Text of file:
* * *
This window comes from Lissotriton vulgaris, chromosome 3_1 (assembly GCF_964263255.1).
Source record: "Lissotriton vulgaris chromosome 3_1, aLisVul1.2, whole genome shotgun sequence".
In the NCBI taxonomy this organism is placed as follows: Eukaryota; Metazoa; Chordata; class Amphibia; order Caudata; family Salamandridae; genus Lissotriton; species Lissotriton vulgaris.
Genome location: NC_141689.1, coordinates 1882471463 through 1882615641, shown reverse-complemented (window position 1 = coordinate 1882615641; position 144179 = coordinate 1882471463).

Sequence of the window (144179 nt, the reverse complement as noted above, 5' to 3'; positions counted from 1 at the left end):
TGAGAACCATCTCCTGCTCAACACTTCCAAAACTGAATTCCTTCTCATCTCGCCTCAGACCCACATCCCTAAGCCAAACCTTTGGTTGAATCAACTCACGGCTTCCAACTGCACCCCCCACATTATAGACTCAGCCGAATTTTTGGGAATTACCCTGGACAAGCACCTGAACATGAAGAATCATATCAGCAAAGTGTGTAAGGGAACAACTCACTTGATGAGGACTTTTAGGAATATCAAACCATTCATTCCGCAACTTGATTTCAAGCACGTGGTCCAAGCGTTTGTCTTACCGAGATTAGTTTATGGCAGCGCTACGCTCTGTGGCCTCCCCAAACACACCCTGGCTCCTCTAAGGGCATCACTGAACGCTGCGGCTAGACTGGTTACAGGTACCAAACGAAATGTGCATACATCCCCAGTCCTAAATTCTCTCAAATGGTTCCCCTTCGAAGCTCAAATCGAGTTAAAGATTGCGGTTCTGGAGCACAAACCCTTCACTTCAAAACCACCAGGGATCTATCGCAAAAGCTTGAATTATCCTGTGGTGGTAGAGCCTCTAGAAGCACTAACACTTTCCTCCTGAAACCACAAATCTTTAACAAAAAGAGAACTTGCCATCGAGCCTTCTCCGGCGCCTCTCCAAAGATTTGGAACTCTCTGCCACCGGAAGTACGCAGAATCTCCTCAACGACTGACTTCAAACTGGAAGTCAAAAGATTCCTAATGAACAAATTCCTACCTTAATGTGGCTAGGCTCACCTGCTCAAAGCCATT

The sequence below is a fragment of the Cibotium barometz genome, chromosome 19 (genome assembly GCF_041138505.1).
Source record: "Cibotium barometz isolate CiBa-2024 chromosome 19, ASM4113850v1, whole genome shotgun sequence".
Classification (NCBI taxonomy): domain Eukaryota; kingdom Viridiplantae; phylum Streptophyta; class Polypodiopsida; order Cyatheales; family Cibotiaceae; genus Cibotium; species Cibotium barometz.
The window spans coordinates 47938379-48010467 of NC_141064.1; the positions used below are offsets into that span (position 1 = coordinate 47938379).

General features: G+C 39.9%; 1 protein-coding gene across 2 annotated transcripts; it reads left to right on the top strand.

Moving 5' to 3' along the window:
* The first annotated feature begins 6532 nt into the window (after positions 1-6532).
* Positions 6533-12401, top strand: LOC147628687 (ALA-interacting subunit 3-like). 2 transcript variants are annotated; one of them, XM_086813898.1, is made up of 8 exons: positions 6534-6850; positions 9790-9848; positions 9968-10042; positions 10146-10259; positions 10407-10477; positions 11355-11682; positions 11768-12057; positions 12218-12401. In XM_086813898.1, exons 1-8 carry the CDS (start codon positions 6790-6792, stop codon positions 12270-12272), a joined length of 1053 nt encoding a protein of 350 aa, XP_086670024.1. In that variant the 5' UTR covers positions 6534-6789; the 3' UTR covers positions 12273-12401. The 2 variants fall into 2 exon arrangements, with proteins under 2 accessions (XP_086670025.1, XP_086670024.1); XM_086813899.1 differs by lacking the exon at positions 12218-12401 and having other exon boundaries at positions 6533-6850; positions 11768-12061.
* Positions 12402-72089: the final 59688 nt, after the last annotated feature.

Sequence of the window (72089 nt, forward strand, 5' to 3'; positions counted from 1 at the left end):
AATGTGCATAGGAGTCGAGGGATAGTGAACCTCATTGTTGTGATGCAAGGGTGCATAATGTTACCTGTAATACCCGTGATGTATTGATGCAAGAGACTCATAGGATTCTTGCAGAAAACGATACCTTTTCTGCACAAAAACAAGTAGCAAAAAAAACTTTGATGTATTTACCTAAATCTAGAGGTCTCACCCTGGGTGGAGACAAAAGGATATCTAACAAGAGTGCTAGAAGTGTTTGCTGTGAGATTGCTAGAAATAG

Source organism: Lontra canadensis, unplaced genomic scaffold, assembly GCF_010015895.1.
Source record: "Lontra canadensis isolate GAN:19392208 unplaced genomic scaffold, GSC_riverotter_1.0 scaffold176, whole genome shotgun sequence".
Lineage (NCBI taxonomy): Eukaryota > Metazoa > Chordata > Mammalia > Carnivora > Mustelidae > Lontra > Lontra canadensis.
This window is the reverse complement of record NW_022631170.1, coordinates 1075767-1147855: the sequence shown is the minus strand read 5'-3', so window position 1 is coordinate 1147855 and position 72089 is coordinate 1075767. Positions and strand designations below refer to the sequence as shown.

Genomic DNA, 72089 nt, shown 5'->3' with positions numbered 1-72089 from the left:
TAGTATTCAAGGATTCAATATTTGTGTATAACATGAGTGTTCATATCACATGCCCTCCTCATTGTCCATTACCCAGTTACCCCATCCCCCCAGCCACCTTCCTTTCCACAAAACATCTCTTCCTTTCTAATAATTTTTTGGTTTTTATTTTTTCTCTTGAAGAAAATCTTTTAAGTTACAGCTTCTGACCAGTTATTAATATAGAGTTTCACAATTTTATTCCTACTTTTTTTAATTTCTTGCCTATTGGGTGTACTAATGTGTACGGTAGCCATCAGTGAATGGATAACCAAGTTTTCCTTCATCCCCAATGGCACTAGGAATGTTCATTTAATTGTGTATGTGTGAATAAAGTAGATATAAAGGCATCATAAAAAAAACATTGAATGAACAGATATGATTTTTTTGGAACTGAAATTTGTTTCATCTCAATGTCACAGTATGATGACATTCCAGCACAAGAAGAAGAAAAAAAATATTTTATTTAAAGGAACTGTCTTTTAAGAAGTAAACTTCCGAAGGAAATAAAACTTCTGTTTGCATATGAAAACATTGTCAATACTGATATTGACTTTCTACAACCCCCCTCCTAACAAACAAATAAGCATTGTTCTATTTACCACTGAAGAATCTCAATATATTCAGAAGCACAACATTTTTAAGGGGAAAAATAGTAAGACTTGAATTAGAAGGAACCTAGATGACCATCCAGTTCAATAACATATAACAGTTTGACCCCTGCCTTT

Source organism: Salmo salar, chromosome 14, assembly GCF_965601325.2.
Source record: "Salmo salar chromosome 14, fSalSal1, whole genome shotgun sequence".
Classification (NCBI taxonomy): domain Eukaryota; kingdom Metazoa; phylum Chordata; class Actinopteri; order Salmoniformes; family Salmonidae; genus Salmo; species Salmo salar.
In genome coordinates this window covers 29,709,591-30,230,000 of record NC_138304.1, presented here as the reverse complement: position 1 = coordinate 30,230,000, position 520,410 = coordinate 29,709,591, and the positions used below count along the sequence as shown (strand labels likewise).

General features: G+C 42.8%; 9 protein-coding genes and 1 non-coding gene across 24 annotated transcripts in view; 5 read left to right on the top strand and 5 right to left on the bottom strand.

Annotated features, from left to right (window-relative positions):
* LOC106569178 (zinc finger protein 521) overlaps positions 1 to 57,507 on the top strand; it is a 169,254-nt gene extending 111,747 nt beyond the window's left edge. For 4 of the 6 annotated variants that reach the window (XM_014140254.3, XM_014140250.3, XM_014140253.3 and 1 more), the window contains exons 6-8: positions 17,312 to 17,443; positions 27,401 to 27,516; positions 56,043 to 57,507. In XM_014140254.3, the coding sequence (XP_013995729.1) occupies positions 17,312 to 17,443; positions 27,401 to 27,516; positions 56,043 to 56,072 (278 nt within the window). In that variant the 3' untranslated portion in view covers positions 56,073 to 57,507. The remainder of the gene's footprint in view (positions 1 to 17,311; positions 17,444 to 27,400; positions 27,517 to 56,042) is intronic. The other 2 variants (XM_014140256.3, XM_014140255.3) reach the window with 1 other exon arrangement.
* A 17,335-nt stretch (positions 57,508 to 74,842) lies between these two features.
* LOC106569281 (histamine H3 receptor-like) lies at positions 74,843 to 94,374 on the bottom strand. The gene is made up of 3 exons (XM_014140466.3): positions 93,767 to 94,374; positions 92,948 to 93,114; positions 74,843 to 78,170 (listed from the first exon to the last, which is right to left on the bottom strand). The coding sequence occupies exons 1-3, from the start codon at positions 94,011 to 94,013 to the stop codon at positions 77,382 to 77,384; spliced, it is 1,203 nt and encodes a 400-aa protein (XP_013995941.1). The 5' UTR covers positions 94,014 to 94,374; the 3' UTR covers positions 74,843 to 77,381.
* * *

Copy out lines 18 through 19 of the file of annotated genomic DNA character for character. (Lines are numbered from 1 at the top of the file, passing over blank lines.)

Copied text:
Source organism: Lontra canadensis, unplaced genomic scaffold, assembly GCF_010015895.1.
Source record: "Lontra canadensis isolate GAN:19392208 unplaced genomic scaffold, GSC_riverotter_1.0 scaffold176, whole genome shotgun sequence".